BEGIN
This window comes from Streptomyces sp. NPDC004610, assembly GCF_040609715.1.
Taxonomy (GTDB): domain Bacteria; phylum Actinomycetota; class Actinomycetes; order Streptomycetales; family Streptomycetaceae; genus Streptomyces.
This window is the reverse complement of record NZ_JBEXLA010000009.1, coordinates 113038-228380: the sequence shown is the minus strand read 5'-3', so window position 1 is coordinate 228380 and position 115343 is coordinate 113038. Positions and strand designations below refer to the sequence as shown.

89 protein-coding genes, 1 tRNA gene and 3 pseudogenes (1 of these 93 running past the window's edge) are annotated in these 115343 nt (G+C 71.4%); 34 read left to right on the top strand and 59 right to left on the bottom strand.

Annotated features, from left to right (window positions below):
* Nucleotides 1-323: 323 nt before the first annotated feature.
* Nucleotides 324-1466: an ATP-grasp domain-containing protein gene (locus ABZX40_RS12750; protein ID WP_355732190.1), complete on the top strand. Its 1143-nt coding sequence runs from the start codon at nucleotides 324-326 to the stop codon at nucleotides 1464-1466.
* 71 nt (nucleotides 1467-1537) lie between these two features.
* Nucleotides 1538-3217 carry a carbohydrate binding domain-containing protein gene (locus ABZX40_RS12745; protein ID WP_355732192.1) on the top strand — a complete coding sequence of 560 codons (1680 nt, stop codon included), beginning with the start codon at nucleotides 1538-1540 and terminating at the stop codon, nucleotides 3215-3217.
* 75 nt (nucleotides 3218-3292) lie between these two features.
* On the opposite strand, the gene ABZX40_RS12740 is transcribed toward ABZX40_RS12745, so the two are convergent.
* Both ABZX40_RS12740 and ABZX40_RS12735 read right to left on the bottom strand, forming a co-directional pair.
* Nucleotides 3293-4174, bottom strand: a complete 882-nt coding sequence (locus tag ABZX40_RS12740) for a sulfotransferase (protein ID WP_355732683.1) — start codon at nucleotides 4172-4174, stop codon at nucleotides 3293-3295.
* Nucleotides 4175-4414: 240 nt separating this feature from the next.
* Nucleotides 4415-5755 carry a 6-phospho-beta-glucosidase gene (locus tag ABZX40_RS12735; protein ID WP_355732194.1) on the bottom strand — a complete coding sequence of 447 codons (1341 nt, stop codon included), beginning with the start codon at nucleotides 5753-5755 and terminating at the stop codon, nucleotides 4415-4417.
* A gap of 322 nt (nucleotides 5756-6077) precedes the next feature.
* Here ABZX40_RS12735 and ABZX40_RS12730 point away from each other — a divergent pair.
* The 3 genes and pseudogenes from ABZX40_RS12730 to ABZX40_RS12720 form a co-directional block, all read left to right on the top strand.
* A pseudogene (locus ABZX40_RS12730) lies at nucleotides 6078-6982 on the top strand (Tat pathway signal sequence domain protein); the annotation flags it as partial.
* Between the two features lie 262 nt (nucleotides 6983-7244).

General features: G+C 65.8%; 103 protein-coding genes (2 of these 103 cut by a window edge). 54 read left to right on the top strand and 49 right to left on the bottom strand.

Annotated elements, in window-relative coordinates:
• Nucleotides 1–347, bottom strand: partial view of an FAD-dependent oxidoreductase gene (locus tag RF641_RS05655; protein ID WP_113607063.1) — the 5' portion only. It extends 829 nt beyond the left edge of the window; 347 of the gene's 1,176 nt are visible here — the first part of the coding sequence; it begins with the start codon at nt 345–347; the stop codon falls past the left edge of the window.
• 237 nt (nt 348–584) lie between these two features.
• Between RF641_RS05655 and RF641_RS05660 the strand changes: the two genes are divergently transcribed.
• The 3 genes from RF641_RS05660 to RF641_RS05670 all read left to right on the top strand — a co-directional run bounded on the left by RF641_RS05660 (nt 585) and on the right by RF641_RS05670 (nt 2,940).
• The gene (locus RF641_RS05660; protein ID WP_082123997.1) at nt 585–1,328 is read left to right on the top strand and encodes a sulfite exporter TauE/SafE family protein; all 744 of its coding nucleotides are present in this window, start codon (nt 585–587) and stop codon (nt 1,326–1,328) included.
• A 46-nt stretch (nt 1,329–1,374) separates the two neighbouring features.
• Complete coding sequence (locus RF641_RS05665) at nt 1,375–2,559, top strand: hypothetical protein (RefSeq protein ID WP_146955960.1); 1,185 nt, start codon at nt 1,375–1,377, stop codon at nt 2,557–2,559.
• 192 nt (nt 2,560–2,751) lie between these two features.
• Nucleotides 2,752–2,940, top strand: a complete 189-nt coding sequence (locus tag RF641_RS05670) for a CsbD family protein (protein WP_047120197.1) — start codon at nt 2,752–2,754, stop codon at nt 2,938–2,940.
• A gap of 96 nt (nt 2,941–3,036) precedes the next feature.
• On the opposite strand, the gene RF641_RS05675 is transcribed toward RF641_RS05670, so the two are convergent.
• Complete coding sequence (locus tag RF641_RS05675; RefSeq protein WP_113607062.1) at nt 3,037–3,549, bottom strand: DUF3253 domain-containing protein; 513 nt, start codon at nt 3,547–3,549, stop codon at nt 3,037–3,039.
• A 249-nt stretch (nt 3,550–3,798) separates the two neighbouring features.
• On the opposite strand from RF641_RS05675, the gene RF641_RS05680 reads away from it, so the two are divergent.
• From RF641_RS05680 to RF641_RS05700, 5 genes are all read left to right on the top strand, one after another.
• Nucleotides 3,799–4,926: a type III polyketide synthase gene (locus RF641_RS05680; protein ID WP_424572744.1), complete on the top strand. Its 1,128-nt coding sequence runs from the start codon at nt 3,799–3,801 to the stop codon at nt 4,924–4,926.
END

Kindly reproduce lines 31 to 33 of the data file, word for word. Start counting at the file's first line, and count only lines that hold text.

• Nucleotides 2,752–2,940, top strand: a complete 189-nt coding sequence (locus tag RF641_RS05670) for a CsbD family protein (protein WP_047120197.1) — start codon at nt 2,752–2,754, stop codon at nt 2,938–2,940.
• A gap of 96 nt (nt 2,941–3,036) precedes the next feature.
• On the opposite strand, the gene RF641_RS05675 is transcribed toward RF641_RS05670, so the two are convergent.